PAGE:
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What’s the Deal, Bibi?

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Israel's Prime Minister Benjamin Netanyahu seen during a Conference at the ICC in jerusalem. on May 22, 2012. Photo by Yoav Ari Dudkevitch / Masa Israel Journey on Flickr (CC BY-ND 2.0)

Israel’s Prime Minister Benjamin Netanyahu seen during a Conference at the ICC in jerusalem. on May 22, 2012. Photo by Yoav Ari Dudkevitch / Masa Israel Journey on Flickr (CC BY-ND 2.0)

Israeli government ministers have taken a remarkably hard-line stance on the recent interim agreement with Iran. But the deal is nowhere near as bad for Israel as Netanyahu claims, and he knows it.

The Israeli prime minister’s public opinion on the Iran deal is no secret; according to him, despite a recent “charm offensive” on the part of the Islamic Republic’s new leader, Hasan Rouhani, Iran remains a murderous, barbaric rogue state bent on Israel’s destruction, to whom capitulation is a sore mistake. His condemnation of the agreement has thus been fittingly brazen.

As Obama recently admitted, there is reason to be suspicious of Iran’s newfound friendliness. The nation’s president may have changed, but its supreme ruler, Ayatollah Ali Khomeini (by all accounts, a far-right, Islamist hawk), arguably still calls the shots, and his rhetoric remains as hard-line as ever. Furthermore, Iran’s domestic policy, despite one recent let-up, leaves little room for credibility; severe punishments of dissidents, homosexuals, and apostates remain widespread. All of this notwithstanding, it is undeniable that Iran’s foreign policy has changed very drastically, a fact that Netanyahu, on the surface at least, appears to struggle with. Or does he?

Very recently, Israel’s military came on record to say that the deal with Iran enhances regional stability. This is a tangible divergence from Netanyahu’s stance and the first indicator that his opposition to any deal may not be entirely sincere.

It must be said that any speculation on the private conversations among Israel’s leadership is just that – speculation. Nevertheless, it can be concluded beyond any reasonable doubt that the Prime Minister of Israel takes the opinion of his military intelligence very seriously; it is more than likely that he is fully briefed and aware of their position. In which case, why is his opposition to the deal so vocal?

Israel-Iran analyst Meir Javendafar, in an interview with Sky News, proposed that his statements form part of a much wider ruse. A very obvious factor in this ploy is the appeasement of the Israeli right, particularly those in Netanyahu’s cabinet. Right-wing parties in his coalition such as Yisrael Beiteinu and HaBayit HaYehudi, both extremely uncompromising in their foreign policy, will no doubt be pleased by Bibi’s rhetoric, thus helping to cement his increasingly fragile position.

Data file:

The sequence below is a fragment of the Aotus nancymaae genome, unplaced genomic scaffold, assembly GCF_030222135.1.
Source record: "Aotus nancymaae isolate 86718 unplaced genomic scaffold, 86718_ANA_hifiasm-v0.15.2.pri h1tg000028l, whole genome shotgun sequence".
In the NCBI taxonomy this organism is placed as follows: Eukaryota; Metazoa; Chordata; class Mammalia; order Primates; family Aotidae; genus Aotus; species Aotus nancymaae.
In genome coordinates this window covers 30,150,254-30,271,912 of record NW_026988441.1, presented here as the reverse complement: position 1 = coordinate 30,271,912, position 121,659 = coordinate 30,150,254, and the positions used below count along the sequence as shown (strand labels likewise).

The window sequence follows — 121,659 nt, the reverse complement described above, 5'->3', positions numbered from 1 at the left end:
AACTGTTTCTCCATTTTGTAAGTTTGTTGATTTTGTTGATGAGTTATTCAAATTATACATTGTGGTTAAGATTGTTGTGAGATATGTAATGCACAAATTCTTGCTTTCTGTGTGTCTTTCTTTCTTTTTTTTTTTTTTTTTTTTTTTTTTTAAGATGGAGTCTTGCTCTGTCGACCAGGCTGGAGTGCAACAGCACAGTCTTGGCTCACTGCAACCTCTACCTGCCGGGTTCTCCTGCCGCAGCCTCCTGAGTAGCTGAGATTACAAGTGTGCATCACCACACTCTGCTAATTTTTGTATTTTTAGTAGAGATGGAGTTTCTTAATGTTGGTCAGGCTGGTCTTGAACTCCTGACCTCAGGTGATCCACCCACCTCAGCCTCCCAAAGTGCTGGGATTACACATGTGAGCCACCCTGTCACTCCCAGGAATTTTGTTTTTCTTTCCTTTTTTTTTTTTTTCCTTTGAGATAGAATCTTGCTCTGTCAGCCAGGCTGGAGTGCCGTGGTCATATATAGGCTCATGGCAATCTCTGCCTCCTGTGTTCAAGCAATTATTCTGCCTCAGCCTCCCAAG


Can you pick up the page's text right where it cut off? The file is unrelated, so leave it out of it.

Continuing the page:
The ruse, though, extends far further. Just as Iran needs the United States as its “Great Satan,” Netanyahu needs Iran as a bogeyman to divert the Israeli public’s attention from its own problems. Particularly, these include soaring inflation and property prices, growing tensions between secular and religious Jews, and a floundering peace process, which currently threatens to tear the coalition apart.

Away from domestic issues, Netanyahu’s rhetoric has its uses on the world stage. As indicated by the military’s aforementioned statement, it is generally accepted that Iran will not completely dismantle its nuclear program. Even Netanyahu knows this, as evidenced by the dispatching of an Israeli negotiating team to the United States. Such a move indicates that Netanyahu’s maximalist stance is a negotiating tactic rather than a sabotage attempt, with the aim of influencing the final agreement as opposed to preventing it.

Netanyahu is infamously stubborn, hawkish, and bull-headed, but a fool he is not. Although his immovability regarding the Iran deal appears to be shortsighted in the extreme, it is very likely that this is part of his ultimate plan, and the next six months will see it unfold. Despite my instincts regarding the man, I would hope that such a plan has the interests of both the Israeli and Iranian people in mind, paving the way toward the final conclusion of three decades of proxy conflicts, assassinations, and petty squabbles. Quixotic, perhaps, but in the bewilderingly complex world known as the Middle East, anything is possible – even peace.

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Tom Tyler

I have views, and I'm arrogant enough to think that the world cares about them, so I write stuff.